About 300 Greenwich Village residents and the families of several of the 146 women who died in the Triangle Shirtwaist factory fire attended a memorial Mass Friday at Our Lady of Pompeii, where those who perished had once been parishioners.
"A hundred years ago today the families of these young girls and women who died came here to be buried and prayed for. This is their spiritual home," said Archbishop Timothy Dolan, who celebrated the Mass at the historic church.
Their deaths were not in vain because they led to workplace protections for factory workers, Dolan said.
Serphin R. Maltese, 78, of Middle Village in Queens, who lost a grandmother and two aunts in the fire, read the names of all the women who died. Only six days ago, he said, six more names of those killed in the 1911 fire were confirmed.
"Today was an emotional day. On March 25th, a hundred years ago my grandfather kissed his wife goodbye never to see her again," said Maltese, a former state senator. He added that his grandmother's remains were found a month later under the fire debris. "My grandfather went on with his life but he never remarried."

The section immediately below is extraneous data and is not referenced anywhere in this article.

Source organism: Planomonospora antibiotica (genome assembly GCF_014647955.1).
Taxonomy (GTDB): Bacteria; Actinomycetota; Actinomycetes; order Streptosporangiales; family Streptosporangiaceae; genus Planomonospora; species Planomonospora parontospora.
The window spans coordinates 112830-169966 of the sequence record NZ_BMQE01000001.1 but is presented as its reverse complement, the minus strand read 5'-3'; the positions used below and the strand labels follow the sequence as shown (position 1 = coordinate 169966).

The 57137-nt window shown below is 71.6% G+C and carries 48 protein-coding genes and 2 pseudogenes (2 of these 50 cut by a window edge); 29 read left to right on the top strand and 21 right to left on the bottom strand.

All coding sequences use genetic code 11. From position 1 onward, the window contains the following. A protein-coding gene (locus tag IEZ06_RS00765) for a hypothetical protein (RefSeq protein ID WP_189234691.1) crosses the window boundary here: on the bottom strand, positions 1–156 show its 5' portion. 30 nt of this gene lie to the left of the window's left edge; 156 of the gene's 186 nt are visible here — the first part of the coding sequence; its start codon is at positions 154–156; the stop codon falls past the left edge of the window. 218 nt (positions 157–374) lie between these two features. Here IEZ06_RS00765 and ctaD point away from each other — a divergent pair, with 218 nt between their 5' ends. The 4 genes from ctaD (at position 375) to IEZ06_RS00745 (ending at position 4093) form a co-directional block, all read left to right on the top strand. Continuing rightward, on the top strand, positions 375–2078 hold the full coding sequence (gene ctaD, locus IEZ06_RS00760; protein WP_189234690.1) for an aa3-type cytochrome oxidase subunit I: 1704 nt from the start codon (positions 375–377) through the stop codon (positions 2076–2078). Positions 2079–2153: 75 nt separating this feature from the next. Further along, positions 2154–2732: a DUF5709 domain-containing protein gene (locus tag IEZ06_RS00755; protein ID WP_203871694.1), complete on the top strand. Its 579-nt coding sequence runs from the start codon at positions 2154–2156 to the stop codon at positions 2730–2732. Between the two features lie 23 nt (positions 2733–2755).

Also in attendance was Salvatore Cirone, 69, of Sicily, who flew in to attend the Mass. He said he lost his grandmother and an aunt in the fire. "I feel a heartfelt emotion today," he said placing his hand on his heart.
Theresa Tenaglia, 62, of Queens, was born and raised in Greenwich Village. She said though the Triangle fire has always been part of neighborhood's history, it was starting to be forgotten.
"My roots are here. My heart is here. I feel that I'm finally paying my respects and having a moment of silence for the beautiful young people that died that day," Tenaglia said.